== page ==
), the commander of the Persian fleet, in the great expedition sent by Artaxerxes against Evagoras in Cyprus, B. C. 386.
In this situation he was subordinate to Tiribazus, whose daughter he had married, and who held the chief command by sea; but he contributed essentially to the success of the war, and totally defeated the fleet of Evagoras off Citium.
But the protracted siege of Salamis having given rise to dissensions among the generals, which led to the recal of Tiribazus, Gaos became apprehensive of being involved in his disgrace, and determined to revolt from the Persian king. Accordingly, after the termination of the Cyprian war, he kept together the forces under his command, on whose attachment he deemed that he could rely, and entered into an alliance with Acoris, king of Egypt, and with the Lacedaemonians, who gladly embraced the opportunity to renew hostilities against Persia.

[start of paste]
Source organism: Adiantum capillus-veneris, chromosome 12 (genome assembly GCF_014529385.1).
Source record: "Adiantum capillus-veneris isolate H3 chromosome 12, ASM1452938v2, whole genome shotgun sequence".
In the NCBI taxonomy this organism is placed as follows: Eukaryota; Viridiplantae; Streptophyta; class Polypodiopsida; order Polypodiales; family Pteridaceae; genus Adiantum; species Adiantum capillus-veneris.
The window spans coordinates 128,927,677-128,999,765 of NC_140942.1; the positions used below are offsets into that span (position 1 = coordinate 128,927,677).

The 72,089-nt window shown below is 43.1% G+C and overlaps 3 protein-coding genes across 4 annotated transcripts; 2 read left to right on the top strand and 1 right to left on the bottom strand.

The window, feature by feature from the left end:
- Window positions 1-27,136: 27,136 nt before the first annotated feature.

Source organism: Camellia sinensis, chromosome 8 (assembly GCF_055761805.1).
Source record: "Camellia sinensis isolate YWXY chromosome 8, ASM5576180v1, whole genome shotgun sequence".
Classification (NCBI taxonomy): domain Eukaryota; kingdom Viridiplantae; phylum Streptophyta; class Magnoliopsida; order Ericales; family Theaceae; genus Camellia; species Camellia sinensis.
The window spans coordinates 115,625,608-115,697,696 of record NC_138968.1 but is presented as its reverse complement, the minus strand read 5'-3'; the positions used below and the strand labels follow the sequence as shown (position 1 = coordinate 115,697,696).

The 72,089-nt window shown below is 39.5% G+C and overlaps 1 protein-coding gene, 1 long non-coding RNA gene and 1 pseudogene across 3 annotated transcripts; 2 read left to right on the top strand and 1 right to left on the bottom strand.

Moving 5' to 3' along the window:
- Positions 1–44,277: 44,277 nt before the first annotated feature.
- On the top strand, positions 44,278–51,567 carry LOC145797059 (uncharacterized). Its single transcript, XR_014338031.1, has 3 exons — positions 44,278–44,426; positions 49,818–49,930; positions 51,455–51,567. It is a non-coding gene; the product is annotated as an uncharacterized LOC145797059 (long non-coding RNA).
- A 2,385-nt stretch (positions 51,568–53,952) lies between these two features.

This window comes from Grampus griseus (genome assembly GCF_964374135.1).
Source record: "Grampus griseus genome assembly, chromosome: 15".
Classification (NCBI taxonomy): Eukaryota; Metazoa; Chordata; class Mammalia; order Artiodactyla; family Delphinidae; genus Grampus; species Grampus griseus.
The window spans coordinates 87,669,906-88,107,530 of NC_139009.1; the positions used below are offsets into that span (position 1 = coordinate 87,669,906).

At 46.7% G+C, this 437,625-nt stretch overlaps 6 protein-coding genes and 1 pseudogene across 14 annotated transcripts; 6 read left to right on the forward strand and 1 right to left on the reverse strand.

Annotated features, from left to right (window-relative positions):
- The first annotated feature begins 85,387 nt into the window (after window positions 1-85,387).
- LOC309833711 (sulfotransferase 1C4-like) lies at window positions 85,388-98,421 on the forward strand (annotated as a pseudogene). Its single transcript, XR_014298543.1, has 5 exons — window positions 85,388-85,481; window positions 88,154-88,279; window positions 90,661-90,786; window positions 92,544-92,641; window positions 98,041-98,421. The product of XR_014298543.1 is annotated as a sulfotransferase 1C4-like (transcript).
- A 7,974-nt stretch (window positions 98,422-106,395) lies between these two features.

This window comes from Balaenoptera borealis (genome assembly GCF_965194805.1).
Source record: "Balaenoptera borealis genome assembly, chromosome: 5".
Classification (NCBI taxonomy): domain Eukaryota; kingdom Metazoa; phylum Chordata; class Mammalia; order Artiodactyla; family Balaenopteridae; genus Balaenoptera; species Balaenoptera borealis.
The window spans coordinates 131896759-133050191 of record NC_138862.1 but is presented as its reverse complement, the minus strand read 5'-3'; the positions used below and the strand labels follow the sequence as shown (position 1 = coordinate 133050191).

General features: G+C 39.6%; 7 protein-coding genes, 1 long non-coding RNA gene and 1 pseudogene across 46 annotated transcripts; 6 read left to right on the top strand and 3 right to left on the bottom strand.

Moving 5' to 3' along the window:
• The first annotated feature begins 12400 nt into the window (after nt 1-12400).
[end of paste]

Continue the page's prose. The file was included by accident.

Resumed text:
But in the midst of his preparations, Gaos was cut off by secret assassination. (Diod. 15.3
It is undoubtedly the same person who is called by Polyaenus (7.20
) Glos (Γλῶς
), whom that author mentions as carrying on war in Cyprus.
There is some doubt, indeed, which is the more correct form of the name. (See Casaubon, ad Polyacn. l.c. ;
Wesseling, ad Diod.